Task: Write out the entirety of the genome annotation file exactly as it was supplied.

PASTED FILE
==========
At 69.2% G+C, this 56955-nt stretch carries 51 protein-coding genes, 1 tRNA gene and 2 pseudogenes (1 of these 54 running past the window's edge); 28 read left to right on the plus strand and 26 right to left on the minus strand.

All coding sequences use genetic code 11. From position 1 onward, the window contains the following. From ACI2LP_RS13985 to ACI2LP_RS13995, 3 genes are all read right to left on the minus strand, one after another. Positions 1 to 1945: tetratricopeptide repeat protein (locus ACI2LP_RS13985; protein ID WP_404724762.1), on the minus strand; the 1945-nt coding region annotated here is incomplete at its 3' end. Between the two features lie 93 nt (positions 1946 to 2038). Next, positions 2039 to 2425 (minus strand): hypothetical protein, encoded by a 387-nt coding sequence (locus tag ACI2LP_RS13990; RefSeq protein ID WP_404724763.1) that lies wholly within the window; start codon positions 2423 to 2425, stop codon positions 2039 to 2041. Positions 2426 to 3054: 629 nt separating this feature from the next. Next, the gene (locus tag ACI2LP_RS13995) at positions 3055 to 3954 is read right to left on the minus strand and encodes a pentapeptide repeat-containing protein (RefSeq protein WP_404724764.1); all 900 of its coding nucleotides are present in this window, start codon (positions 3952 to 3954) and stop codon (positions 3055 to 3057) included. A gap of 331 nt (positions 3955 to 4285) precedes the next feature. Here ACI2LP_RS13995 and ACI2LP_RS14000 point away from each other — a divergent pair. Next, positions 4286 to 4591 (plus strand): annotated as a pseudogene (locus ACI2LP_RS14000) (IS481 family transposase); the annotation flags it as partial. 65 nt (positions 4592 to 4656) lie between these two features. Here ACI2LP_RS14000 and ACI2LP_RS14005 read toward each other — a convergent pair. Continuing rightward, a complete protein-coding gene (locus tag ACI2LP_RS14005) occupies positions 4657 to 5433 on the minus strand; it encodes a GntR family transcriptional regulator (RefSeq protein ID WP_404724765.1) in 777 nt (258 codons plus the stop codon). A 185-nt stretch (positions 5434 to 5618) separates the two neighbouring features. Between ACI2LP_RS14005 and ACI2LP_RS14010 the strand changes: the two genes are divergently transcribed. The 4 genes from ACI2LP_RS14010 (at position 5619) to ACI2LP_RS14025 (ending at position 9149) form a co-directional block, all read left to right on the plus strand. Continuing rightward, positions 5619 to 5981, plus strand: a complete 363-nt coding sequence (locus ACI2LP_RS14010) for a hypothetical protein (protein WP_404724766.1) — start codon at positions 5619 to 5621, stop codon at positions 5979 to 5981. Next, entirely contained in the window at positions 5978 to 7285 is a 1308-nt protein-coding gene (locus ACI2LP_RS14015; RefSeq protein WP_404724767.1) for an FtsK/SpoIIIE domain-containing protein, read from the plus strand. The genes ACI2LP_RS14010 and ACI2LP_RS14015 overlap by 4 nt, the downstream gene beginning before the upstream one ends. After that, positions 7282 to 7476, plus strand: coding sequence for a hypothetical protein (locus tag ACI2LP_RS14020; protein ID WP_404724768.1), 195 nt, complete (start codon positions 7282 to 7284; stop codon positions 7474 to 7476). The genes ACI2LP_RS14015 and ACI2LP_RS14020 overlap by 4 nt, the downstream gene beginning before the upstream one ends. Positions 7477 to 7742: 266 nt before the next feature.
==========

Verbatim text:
At 69.2% G+C, this 56955-nt stretch carries 51 protein-coding genes, 1 tRNA gene and 2 pseudogenes (1 of these 54 running past the window's edge); 28 read left to right on the plus strand and 26 right to left on the minus strand.

All coding sequences use genetic code 11. From position 1 onward, the window contains the following. From ACI2LP_RS13985 to ACI2LP_RS13995, 3 genes are all read right to left on the minus strand, one after another. Positions 1 to 1945: tetratricopeptide repeat protein (locus ACI2LP_RS13985; protein ID WP_404724762.1), on the minus strand; the 1945-nt coding region annotated here is incomplete at its 3' end. Between the two features lie 93 nt (positions 1946 to 2038). Next, positions 2039 to 2425 (minus strand): hypothetical protein, encoded by a 387-nt coding sequence (locus tag ACI2LP_RS13990; RefSeq protein ID WP_404724763.1) that lies wholly within the window; start codon positions 2423 to 2425, stop codon positions 2039 to 2041. Positions 2426 to 3054: 629 nt separating this feature from the next. Next, the gene (locus tag ACI2LP_RS13995) at positions 3055 to 3954 is read right to left on the minus strand and encodes a pentapeptide repeat-containing protein (RefSeq protein WP_404724764.1); all 900 of its coding nucleotides are present in this window, start codon (positions 3952 to 3954) and stop codon (positions 3055 to 3057) included. A gap of 331 nt (positions 3955 to 4285) precedes the next feature. Here ACI2LP_RS13995 and ACI2LP_RS14000 point away from each other — a divergent pair. Next, positions 4286 to 4591 (plus strand): annotated as a pseudogene (locus ACI2LP_RS14000) (IS481 family transposase); the annotation flags it as partial. 65 nt (positions 4592 to 4656) lie between these two features. Here ACI2LP_RS14000 and ACI2LP_RS14005 read toward each other — a convergent pair. Continuing rightward, a complete protein-coding gene (locus tag ACI2LP_RS14005) occupies positions 4657 to 5433 on the minus strand; it encodes a GntR family transcriptional regulator (RefSeq protein ID WP_404724765.1) in 777 nt (258 codons plus the stop codon). A 185-nt stretch (positions 5434 to 5618) separates the two neighbouring features. Between ACI2LP_RS14005 and ACI2LP_RS14010 the strand changes: the two genes are divergently transcribed. The 4 genes from ACI2LP_RS14010 (at position 5619) to ACI2LP_RS14025 (ending at position 9149) form a co-directional block, all read left to right on the plus strand. Continuing rightward, positions 5619 to 5981, plus strand: a complete 363-nt coding sequence (locus ACI2LP_RS14010) for a hypothetical protein (protein WP_404724766.1) — start codon at positions 5619 to 5621, stop codon at positions 5979 to 5981. Next, entirely contained in the window at positions 5978 to 7285 is a 1308-nt protein-coding gene (locus ACI2LP_RS14015; RefSeq protein WP_404724767.1) for an FtsK/SpoIIIE domain-containing protein, read from the plus strand. The genes ACI2LP_RS14010 and ACI2LP_RS14015 overlap by 4 nt, the downstream gene beginning before the upstream one ends. After that, positions 7282 to 7476, plus strand: coding sequence for a hypothetical protein (locus tag ACI2LP_RS14020; protein ID WP_404724768.1), 195 nt, complete (start codon positions 7282 to 7284; stop codon positions 7474 to 7476). The genes ACI2LP_RS14015 and ACI2LP_RS14020 overlap by 4 nt, the downstream gene beginning before the upstream one ends. Positions 7477 to 7742: 266 nt before the next feature.